The other option, as you mentioned, is using Open Office. And, actually, it seems to work better with Calibre than Word anyways. From Calibre’s user’s manual:

When saving as HTML, be sure to use the “Save as Web Page, Filtered” option as this will produce clean HTML that will convert well. Note that Word produces really messy HTML, converting it can take a long time, so be patient. Another alternative is to use the free OpenOffice. Open your .doc file in OpenOffice and save it in OpenOffice’s format .odt. calibre can directly convert .odt files.

If it were me, I’d go the Open Office route (and do all my future writing in it!), let Calibre convert it, then I’d give it a read-through on my Kindle. Make whatever changes you need to in OpenOffice, have Calibre convert the new version, then upload that to Amazon.

2: One of the required options is to choose to use DRM, the digital rights management option that encodes your work so it can’t be copied illegally. I know DRM is uniformly hated in video games and music, but is it something that I should check and did you use it on your story and your future works for sale on Amazon?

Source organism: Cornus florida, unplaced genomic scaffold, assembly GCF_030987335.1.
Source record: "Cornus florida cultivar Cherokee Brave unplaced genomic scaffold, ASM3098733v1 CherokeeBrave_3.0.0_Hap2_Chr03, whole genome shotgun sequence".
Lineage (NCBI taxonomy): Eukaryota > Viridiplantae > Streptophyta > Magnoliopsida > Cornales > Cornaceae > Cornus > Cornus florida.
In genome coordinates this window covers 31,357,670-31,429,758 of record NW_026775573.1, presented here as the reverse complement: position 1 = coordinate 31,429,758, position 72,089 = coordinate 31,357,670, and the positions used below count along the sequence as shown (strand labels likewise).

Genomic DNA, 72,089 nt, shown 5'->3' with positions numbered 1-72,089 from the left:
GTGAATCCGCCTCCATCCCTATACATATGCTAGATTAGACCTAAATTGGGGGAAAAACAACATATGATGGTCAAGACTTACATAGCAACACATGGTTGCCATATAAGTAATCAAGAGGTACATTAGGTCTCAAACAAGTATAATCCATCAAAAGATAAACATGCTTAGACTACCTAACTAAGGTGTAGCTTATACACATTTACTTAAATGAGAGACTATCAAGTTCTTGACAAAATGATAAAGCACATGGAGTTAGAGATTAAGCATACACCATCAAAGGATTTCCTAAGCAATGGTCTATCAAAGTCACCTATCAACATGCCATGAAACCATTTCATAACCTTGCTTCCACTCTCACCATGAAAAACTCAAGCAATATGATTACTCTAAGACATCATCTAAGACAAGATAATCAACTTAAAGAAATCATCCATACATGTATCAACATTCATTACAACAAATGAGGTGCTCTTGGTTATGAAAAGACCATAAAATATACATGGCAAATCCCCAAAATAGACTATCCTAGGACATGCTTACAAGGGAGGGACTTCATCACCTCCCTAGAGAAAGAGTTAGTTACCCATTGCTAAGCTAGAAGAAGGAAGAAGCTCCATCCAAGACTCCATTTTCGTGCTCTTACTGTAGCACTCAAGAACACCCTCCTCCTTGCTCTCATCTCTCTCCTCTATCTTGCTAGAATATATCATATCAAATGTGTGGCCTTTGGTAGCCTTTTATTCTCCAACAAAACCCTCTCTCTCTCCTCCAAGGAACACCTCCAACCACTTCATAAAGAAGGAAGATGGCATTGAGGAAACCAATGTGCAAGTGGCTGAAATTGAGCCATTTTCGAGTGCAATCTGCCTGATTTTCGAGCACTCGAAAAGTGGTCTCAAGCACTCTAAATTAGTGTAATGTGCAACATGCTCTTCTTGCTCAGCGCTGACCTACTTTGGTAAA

I did not use DRM and will not. Maybe there will be a big explosion in book piracy, but I kind of doubt it. And I don’t think DRM is the way to combat it, since hackers are always one step ahead of technology. I think the future is not selling art so much as selling a brand–movies, products, endorsements, etc. Your art gets you famous, but selling your name and image is what will make you money.

You better believe I’m going to sell t-shirts and bumper stickers and anything else I can think of in the future. “Selling out?” I can’t wait until I have enough name recognition to effectively do it.

My personal feelings on the matter aside, there is a practical reason to not go DRM. If you enable DRM, then honest people will not be able to convert their paid-for book into a non-Kindle format. What happens if their Kindle breaks and they get a Nook as a replacement? They can’t convert DRM books to Nook’s format. They also can’t save it to a computer to back it up.